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Violence Causes Lebanese Trade with Iraq to Take a Beating, says Business Group - 2004-08-18

Violence in Iraq has all but shattered Lebanon's trade with that country. According to the Lebanese truck drivers association, road transport is down 70 percent and shipments to Iraq through Lebanon's Tripoli port have been cut in half.

Until international sanctions were imposed on Iraq in 1990 for the invasion of Kuwait, the country was Lebanon's number-one trading partner. Even during Saddam Hussein's rule, Lebanon's annual trade to Iraq totaled $300 million worth of petrochemical supplies, generators, air conditioners, and cement and wood.

But all that has changed. During the past three months, shipments from Lebanon to Iraq have been drastically reduced. According to the owner of one of Lebanon's largest shipping and transportation companies, Ahmed el-Kheir, lack of security in Iraq is the reason.

Mr. el-Kheir says shipments from Lebanon to Iraq have declined 70 to 80 percent since the beginning of summer. He says most Lebanese truck drivers are too afraid to enter Iraq because of kidnappings and robberies. Some trucks have been looted and burned. And he says no one is willing provide insurance for truckers who enter Iraq.

Lebanese trucking company owner Sameh Hussein Fahda says he has 23 trucks that used to operate in Iraq. Mr. Fahda says he stopped all work in Iraq a month ago, after one of his trucks was hijacked and burned. He says his driver was tied up and left on the side of the road. He says another of his drivers was kidnapped for ransom.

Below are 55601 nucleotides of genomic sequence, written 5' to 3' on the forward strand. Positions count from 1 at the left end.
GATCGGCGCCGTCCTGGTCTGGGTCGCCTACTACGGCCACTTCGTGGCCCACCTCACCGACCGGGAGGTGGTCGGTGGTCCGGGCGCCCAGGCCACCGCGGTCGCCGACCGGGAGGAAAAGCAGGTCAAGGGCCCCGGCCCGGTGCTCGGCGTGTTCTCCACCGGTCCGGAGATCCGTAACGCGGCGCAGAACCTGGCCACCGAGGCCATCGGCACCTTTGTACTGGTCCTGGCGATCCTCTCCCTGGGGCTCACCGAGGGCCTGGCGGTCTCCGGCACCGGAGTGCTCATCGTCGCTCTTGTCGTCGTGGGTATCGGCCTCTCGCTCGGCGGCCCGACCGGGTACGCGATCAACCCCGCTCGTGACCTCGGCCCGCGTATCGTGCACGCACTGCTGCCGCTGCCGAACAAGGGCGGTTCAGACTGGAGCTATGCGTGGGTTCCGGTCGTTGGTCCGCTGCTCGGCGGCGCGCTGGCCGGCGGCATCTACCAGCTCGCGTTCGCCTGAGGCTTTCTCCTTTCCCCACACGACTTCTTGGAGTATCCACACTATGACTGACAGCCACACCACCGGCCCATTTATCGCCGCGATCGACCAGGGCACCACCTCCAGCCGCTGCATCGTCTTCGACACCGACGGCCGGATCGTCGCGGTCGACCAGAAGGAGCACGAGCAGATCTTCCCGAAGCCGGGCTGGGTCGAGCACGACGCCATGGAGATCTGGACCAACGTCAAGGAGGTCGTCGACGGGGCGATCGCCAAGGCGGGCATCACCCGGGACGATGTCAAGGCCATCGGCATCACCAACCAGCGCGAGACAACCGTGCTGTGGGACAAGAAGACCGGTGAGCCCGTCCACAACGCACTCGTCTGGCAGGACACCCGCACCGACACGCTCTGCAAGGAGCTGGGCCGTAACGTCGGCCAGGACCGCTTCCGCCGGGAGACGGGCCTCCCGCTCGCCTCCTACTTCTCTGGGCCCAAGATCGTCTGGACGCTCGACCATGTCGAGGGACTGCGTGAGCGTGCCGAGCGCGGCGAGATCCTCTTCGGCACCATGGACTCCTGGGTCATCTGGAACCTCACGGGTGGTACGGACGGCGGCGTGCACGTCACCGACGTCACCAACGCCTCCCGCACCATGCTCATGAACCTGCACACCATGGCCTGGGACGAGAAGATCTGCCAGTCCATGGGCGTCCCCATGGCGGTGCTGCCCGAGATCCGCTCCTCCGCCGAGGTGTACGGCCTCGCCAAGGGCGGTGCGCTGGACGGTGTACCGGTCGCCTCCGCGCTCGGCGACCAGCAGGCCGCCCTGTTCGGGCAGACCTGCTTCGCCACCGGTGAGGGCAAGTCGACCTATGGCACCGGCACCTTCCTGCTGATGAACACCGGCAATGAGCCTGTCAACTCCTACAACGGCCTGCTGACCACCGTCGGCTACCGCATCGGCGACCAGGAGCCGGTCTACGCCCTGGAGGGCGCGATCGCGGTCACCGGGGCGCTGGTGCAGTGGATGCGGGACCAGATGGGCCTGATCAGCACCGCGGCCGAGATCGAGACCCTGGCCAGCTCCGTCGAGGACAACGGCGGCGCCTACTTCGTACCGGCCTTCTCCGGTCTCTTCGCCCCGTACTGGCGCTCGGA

Out of 15 Lebanese kidnapped in Iraq, one was found murdered in Baghdad in June. According to the truck drivers association, three Lebanese drivers are being held. A Lebanese businessman, Antoine Antoun, was released last week after being kidnapped in Baghdad nearly three weeks ago.

Shipments to Iraq through Lebanon's Tripoli port have been sharply reduced because there are no guarantees the shipments will arrive safely.

But even though Lebanon's trade with Iraq is currently suffering, the president of the Lebanese industrialists association, Fadi Abboud, says there is a high level of optimism about future investment opportunities.

"Iraq has always been our number one export market," he says. "So, Iraq is extremely important for Lebanon. Certainly, after the Saddam era, optimism is much more than it used to be during Saddam. No one thought of starting industrial projects in Iraq during the Saddam era. Now we know there is a rule of law and people are very optimistic."

Mr. Abboud says Lebanese businessmen, saddled with expensive energy and employee costs, are eager to set up manufacturing plants in Iraq where energy prices are low and cheaper labor is readily available. He says Iraq is seen as a very lucrative manufacturing market. But he acknowledges that until the security situation in Iraq improves, investing in the country will be "very risky business."